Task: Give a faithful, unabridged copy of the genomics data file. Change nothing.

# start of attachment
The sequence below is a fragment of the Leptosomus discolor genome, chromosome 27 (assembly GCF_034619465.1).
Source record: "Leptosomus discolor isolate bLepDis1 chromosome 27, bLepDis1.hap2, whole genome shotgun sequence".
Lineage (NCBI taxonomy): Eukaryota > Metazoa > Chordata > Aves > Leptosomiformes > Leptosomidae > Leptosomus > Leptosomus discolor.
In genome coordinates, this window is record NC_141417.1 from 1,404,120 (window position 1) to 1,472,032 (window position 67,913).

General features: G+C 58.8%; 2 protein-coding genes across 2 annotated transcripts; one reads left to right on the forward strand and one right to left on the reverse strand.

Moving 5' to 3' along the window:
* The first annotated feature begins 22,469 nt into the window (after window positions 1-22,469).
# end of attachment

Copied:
The sequence below is a fragment of the Leptosomus discolor genome, chromosome 27 (assembly GCF_034619465.1).
Source record: "Leptosomus discolor isolate bLepDis1 chromosome 27, bLepDis1.hap2, whole genome shotgun sequence".
Lineage (NCBI taxonomy): Eukaryota > Metazoa > Chordata > Aves > Leptosomiformes > Leptosomidae > Leptosomus > Leptosomus discolor.
In genome coordinates, this window is record NC_141417.1 from 1,404,120 (window position 1) to 1,472,032 (window position 67,913).

General features: G+C 58.8%; 2 protein-coding genes across 2 annotated transcripts; one reads left to right on the forward strand and one right to left on the reverse strand.

Moving 5' to 3' along the window:
* The first annotated feature begins 22,469 nt into the window (after window positions 1-22,469).